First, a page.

The St. Petersburg Legislative Assembly have voted against moving the Tsar Alexander III monument from its current location in the courtyard of the Marble Palace on Millionnaya Ulitsa to its original historical location at Ploshchad Vosstaniya, Baltinfo news agency reported on Monday. The idea to move the monument was initiated by Russian Culture Minister Vladimir Medinsky. The issue was discussed with deputies eventually deciding that the relocation would be unreasonable.
The equestrian monument by the scultptor Paolo Trubetskoy was unvelied on May 23rd, 1909 at Znamienskaya Square (Vosstnaniya Square since 1918). The location was chosen because it was near the Nikolayevsky Train Station (Moskovsky since 1924) as the Emperor is considered the founder of the Trans-Siberian Railway.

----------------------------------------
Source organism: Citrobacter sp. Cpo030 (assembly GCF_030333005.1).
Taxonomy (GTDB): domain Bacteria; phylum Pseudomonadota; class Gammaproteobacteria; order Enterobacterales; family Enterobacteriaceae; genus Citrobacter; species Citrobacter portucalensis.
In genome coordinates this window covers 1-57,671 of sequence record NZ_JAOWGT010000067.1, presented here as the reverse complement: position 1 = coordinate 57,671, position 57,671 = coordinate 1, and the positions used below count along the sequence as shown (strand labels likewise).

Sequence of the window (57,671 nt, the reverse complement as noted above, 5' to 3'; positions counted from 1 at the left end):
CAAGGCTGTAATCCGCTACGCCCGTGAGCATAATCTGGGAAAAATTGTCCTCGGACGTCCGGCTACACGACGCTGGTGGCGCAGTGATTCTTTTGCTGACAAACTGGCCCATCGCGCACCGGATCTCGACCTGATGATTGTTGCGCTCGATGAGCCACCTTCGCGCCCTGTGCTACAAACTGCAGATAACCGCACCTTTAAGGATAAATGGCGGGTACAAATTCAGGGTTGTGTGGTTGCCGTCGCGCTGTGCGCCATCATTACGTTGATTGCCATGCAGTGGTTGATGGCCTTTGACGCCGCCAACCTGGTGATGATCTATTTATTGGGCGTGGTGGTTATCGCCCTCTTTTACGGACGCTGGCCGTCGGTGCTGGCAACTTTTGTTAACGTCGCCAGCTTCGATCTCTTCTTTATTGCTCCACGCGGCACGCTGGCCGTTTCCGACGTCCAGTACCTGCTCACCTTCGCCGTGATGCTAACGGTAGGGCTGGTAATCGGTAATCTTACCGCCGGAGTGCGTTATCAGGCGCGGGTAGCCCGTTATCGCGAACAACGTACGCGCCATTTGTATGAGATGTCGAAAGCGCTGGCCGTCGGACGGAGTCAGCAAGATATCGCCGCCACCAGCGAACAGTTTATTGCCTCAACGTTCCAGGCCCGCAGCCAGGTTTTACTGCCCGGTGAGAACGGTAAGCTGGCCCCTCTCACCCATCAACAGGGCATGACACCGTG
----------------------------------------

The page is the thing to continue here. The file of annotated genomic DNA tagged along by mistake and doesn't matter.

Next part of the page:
In 1937 it was removed from Ploshchad Vosstaniya and placed in an interior court yard of the Russian State Museum where it was ostensibly separated from the city. According to popular folklore of the day, the monument became "the prisoner of the Russian museum."
In 1994, the statue was moved to the courtyard of the Marble Palace where it remains to this day.
© Paul Gilbert @ Royal Russia. 04 June, 2013
The Hermitage Board of Trustees met recently to discuss preparations for the 250 the anniversary of the Museum’s foundation, which will take place in 2014. This will be a big event in Russia. By the Museum’s anniversary the renovation of the East wing of the General Staff Building – a magnificent building of c.1830, facing the Winter Place across Palace Square - will be finished and a new museum of art of the 19th-21st century will be opened in its interior (5 courtyards and 800 rooms). The Hermitage will become the largest museum in the world.